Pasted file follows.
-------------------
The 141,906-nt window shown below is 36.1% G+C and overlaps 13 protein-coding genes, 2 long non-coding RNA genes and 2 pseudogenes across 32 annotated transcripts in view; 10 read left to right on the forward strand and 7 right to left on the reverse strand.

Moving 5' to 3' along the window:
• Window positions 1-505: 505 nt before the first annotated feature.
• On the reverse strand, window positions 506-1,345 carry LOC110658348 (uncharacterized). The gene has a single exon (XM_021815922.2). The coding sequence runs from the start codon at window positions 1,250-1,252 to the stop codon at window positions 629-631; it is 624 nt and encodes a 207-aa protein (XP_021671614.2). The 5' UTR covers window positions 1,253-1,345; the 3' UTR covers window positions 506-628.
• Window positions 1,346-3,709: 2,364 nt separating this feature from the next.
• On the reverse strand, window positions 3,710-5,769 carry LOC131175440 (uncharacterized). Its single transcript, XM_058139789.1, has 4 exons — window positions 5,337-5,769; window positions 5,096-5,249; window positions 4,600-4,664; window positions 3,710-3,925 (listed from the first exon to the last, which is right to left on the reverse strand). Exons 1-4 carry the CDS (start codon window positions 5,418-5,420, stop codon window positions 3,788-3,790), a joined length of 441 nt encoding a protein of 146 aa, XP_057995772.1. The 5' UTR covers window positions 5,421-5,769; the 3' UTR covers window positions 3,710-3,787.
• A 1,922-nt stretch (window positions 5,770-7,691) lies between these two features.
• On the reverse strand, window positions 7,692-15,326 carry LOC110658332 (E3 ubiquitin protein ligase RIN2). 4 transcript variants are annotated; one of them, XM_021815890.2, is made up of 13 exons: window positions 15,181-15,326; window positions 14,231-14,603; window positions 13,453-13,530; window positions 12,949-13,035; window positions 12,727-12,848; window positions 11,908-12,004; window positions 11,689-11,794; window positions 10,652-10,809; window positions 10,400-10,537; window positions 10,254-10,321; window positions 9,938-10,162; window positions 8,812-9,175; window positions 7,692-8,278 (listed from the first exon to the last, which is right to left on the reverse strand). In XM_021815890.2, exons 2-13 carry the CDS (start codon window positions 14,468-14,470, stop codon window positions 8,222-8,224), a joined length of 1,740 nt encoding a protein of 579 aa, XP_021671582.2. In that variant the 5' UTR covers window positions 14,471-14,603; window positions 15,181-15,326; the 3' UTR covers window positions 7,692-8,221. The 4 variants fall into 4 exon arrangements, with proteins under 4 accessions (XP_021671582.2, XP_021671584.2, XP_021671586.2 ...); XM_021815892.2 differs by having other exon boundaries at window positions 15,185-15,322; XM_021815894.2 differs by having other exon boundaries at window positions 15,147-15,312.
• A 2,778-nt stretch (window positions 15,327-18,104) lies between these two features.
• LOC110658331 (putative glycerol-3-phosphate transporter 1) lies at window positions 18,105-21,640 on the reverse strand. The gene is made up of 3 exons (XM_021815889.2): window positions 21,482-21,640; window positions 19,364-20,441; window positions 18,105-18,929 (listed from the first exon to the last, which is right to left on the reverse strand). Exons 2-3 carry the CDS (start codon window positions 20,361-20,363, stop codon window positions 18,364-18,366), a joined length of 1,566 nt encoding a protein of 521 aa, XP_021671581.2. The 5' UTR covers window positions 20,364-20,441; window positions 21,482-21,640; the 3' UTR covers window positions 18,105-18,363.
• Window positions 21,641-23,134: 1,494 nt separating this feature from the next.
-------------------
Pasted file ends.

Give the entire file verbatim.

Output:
The 141,906-nt window shown below is 36.1% G+C and overlaps 13 protein-coding genes, 2 long non-coding RNA genes and 2 pseudogenes across 32 annotated transcripts in view; 10 read left to right on the forward strand and 7 right to left on the reverse strand.

Moving 5' to 3' along the window:
• Window positions 1-505: 505 nt before the first annotated feature.
• On the reverse strand, window positions 506-1,345 carry LOC110658348 (uncharacterized). The gene has a single exon (XM_021815922.2). The coding sequence runs from the start codon at window positions 1,250-1,252 to the stop codon at window positions 629-631; it is 624 nt and encodes a 207-aa protein (XP_021671614.2). The 5' UTR covers window positions 1,253-1,345; the 3' UTR covers window positions 506-628.
• Window positions 1,346-3,709: 2,364 nt separating this feature from the next.
• On the reverse strand, window positions 3,710-5,769 carry LOC131175440 (uncharacterized). Its single transcript, XM_058139789.1, has 4 exons — window positions 5,337-5,769; window positions 5,096-5,249; window positions 4,600-4,664; window positions 3,710-3,925 (listed from the first exon to the last, which is right to left on the reverse strand). Exons 1-4 carry the CDS (start codon window positions 5,418-5,420, stop codon window positions 3,788-3,790), a joined length of 441 nt encoding a protein of 146 aa, XP_057995772.1. The 5' UTR covers window positions 5,421-5,769; the 3' UTR covers window positions 3,710-3,787.
• A 1,922-nt stretch (window positions 5,770-7,691) lies between these two features.
• On the reverse strand, window positions 7,692-15,326 carry LOC110658332 (E3 ubiquitin protein ligase RIN2). 4 transcript variants are annotated; one of them, XM_021815890.2, is made up of 13 exons: window positions 15,181-15,326; window positions 14,231-14,603; window positions 13,453-13,530; window positions 12,949-13,035; window positions 12,727-12,848; window positions 11,908-12,004; window positions 11,689-11,794; window positions 10,652-10,809; window positions 10,400-10,537; window positions 10,254-10,321; window positions 9,938-10,162; window positions 8,812-9,175; window positions 7,692-8,278 (listed from the first exon to the last, which is right to left on the reverse strand). In XM_021815890.2, exons 2-13 carry the CDS (start codon window positions 14,468-14,470, stop codon window positions 8,222-8,224), a joined length of 1,740 nt encoding a protein of 579 aa, XP_021671582.2. In that variant the 5' UTR covers window positions 14,471-14,603; window positions 15,181-15,326; the 3' UTR covers window positions 7,692-8,221. The 4 variants fall into 4 exon arrangements, with proteins under 4 accessions (XP_021671582.2, XP_021671584.2, XP_021671586.2 ...); XM_021815892.2 differs by having other exon boundaries at window positions 15,185-15,322; XM_021815894.2 differs by having other exon boundaries at window positions 15,147-15,312.
• A 2,778-nt stretch (window positions 15,327-18,104) lies between these two features.
• LOC110658331 (putative glycerol-3-phosphate transporter 1) lies at window positions 18,105-21,640 on the reverse strand. The gene is made up of 3 exons (XM_021815889.2): window positions 21,482-21,640; window positions 19,364-20,441; window positions 18,105-18,929 (listed from the first exon to the last, which is right to left on the reverse strand). Exons 2-3 carry the CDS (start codon window positions 20,361-20,363, stop codon window positions 18,364-18,366), a joined length of 1,566 nt encoding a protein of 521 aa, XP_021671581.2. The 5' UTR covers window positions 20,364-20,441; window positions 21,482-21,640; the 3' UTR covers window positions 18,105-18,363.
• Window positions 21,641-23,134: 1,494 nt separating this feature from the next.